In a very welcome move, the Supreme Court of India is acting against the publication and dissemination of rape videos
sabato 9 gennaio 2016
UK Government Deletes Essential Evidence for Pedophile Rings
London, UK – Testimonies vital to an independent inquiry into why pedophile rings appear to be exempt from capture, have been permanently deleted from servers. The Independent Inquiry into Child Sex Abuse (IICSA) apologized in October for the incident caused by a change in web address, claiming that no security breach had occurred.
The independent inquiry was established in July 2014 by the British Home Security Theresa May, with New Zealand’s judge Lowell Goddard running the commission.
Victims of abuse had lodged their personal accounts through the Government’s inquiry website. Any submissions between September 14 and October 2 were erased after the technical blunder that rendered them impossible to retrieve. This followed other setbacks for the inquiry, including the resignation of two previous Chairwomen before Justice Goddard was appointed under a half a million pound contract.
In November, Justice Goddard announced the inquiry’s first phase of 12 investigations was beginning, with further investigations to be announced in early 2016. The “unprecedented” public inquiry will focus on child protection under a range of institutional responsibilities.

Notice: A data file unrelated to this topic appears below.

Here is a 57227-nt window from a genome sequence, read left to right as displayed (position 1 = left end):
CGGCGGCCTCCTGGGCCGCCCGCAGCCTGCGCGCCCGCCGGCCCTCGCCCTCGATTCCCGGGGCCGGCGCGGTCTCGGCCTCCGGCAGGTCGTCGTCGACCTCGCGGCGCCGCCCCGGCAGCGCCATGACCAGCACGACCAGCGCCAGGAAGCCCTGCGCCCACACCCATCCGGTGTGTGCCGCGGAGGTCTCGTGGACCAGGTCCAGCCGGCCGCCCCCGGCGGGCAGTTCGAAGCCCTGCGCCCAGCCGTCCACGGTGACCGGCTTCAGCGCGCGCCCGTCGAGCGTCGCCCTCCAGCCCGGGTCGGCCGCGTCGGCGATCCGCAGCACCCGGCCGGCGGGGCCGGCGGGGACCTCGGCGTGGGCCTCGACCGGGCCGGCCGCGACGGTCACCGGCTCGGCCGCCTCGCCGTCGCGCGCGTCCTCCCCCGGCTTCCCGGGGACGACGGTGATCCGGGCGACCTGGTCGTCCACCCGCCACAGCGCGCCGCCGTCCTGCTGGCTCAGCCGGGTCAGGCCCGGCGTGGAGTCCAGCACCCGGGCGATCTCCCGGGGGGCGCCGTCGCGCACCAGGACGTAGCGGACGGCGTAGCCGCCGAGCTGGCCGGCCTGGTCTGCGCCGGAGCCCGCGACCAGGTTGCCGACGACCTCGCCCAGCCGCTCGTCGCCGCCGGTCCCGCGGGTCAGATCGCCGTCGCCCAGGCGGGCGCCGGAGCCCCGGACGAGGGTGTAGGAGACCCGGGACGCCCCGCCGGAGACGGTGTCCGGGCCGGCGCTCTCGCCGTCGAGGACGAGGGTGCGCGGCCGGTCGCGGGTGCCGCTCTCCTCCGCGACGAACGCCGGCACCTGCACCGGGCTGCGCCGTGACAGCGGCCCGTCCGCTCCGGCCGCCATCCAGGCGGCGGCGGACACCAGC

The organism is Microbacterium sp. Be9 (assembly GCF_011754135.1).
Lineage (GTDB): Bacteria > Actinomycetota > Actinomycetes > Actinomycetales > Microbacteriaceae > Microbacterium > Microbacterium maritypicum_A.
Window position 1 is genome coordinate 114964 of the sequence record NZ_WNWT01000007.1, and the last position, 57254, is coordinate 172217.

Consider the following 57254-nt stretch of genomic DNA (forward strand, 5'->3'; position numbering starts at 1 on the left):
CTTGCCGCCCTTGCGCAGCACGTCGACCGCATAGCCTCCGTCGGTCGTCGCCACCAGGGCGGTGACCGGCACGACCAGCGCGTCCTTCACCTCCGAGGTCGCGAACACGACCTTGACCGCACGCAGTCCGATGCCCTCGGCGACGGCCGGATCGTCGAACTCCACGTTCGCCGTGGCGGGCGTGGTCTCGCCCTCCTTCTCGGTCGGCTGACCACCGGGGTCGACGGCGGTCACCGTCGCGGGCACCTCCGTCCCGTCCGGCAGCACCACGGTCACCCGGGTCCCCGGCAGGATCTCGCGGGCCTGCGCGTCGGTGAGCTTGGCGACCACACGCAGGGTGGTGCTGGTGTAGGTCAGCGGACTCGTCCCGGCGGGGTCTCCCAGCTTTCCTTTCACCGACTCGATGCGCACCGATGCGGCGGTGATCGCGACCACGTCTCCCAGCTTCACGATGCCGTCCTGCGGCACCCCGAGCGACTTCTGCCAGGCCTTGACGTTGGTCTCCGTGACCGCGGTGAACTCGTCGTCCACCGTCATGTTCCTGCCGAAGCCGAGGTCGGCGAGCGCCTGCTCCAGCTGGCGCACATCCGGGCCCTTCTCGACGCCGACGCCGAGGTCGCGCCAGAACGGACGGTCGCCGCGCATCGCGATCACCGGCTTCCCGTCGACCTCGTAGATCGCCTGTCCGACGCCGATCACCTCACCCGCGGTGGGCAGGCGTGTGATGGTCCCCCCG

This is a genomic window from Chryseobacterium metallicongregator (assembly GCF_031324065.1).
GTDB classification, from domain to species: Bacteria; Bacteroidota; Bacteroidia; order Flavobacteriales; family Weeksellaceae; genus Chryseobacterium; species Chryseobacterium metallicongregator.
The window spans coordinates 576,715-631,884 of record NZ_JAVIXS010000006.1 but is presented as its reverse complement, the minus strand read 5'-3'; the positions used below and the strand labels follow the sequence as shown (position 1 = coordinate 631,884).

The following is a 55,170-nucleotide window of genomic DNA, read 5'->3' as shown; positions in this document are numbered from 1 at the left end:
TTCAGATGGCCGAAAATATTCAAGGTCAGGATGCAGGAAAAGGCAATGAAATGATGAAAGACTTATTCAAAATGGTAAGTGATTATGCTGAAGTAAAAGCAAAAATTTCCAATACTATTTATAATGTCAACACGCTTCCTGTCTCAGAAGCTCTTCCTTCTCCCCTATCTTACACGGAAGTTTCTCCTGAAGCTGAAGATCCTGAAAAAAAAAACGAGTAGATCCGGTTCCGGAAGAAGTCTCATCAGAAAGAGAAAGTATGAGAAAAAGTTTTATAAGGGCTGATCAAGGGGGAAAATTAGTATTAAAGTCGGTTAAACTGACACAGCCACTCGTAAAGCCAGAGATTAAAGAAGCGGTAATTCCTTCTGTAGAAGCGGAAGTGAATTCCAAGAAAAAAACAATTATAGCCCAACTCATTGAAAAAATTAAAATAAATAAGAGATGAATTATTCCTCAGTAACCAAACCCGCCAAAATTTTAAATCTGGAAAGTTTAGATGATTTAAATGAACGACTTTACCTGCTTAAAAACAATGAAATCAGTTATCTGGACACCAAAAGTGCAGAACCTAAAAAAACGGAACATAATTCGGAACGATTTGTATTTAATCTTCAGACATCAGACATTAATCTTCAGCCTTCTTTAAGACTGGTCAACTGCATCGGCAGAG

2.Children in the Care of Nottinghamshire Councils
3.Cambridge House, Knowl View and Rochdale Council
4.Child Sexual Abuse in the Anglican Church
5.Child Sexual Abuse in the Roman Catholic Church
6.The Sexual Abuse of Children in Custodial Institutions
7.Child Sexual Abuse in Residential Schools
8.The Internet and Child Sexual Abuse
9.Child Exploitation by Organised Networks
10.The Protection of Children Outside the United Kingdom
11.Accountability and Reparations for Victims and Survivors
12.Allegations of Child Sexual Abuse Linked to Westminster
The investigations according to the iicsa.org website will fall into two categories; institutional-specific and thematic, and will be ongoing over several years. The aim to have closure in five years has been announced.
“Too many victims and survivors of sexual abuse have suffered in silence. These investigations will give public voice to that suffering and bring greater understanding of why so many horrific crimes went unrepeated and undetected for so long.”